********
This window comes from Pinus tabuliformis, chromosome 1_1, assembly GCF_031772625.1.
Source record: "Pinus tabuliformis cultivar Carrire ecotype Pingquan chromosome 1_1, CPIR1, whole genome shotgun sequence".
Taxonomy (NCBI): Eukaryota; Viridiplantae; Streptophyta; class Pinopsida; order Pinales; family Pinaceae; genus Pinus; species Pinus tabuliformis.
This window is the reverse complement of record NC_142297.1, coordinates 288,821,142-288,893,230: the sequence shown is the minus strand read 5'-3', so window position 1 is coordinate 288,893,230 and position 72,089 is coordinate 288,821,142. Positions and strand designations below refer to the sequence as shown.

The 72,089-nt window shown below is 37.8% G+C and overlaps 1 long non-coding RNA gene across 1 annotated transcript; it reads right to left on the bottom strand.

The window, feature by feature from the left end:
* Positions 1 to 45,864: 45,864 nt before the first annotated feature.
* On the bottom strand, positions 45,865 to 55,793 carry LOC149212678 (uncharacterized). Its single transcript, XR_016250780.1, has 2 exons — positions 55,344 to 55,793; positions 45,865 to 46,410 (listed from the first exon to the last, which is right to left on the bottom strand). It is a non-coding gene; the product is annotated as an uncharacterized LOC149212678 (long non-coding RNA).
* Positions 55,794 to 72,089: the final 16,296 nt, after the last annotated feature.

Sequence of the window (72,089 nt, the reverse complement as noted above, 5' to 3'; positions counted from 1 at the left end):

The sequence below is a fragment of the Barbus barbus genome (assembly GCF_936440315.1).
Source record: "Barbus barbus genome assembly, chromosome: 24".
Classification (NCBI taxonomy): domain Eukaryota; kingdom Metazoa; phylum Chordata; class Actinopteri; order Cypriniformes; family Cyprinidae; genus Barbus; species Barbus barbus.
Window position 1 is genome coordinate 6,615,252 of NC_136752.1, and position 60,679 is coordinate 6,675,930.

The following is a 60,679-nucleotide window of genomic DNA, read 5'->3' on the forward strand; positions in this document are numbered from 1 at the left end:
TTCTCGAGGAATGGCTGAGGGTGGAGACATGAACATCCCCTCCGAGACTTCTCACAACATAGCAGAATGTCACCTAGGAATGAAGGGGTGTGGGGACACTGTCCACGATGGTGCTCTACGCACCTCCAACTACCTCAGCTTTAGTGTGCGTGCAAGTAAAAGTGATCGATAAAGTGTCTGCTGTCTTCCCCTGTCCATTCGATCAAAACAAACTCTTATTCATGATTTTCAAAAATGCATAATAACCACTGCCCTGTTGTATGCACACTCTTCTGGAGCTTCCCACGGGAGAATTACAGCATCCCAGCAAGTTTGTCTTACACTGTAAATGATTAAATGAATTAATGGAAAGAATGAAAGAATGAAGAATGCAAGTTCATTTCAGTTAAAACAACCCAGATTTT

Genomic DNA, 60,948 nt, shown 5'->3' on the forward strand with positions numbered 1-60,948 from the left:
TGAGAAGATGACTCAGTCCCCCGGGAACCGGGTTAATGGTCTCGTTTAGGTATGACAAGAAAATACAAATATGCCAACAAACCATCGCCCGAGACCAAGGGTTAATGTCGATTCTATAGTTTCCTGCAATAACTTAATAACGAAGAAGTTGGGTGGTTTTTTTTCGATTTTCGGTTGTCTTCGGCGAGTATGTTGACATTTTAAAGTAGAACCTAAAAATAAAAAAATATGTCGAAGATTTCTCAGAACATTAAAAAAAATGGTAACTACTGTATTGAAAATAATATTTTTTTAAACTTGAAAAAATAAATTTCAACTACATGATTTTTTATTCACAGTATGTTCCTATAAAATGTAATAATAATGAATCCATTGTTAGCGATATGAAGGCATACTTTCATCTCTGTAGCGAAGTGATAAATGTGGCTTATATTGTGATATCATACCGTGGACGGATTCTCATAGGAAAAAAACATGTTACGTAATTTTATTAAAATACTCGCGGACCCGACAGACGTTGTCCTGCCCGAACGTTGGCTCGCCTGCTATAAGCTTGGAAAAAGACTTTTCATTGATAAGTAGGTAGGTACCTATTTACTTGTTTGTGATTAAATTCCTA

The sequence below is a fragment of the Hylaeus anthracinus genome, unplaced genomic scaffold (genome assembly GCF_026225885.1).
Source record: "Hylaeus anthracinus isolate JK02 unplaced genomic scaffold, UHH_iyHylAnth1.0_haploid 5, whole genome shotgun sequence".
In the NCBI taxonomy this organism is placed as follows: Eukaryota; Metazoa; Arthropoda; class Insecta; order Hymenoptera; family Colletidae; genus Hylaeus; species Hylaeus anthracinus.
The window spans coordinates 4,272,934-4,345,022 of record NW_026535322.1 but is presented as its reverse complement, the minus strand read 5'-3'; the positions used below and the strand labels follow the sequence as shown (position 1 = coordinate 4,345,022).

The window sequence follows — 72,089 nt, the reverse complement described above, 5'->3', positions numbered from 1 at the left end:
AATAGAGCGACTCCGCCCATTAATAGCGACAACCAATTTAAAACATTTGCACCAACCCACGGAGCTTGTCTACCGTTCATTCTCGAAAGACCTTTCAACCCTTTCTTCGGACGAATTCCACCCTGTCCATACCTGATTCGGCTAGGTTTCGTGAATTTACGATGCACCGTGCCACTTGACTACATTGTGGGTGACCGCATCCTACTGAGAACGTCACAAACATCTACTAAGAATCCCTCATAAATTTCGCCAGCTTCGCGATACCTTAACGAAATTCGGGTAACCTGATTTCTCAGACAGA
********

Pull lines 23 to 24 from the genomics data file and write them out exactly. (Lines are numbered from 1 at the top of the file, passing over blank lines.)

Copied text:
The window sequence follows — 72,089 nt, the reverse complement described above, 5'->3', positions numbered from 1 at the left end:
AATAGAGCGACTCCGCCCATTAATAGCGACAACCAATTTAAAACATTTGCACCAACCCACGGAGCTTGTCTACCGTTCATTCTCGAAAGACCTTTCAACCCTTTCTTCGGACGAATTCCACCCTGTCCATACCTGATTCGGCTAGGTTTCGTGAATTTACGATGCACCGTGCCACTTGACTACATTGTGGGTGACCGCATCCTACTGAGAACGTCACAAACATCTACTAAGAATCCCTCATAAATTTCGCCAGCTTCGCGATACCTTAACGAAATTCGGGTAACCTGATTTCTCAGACAGA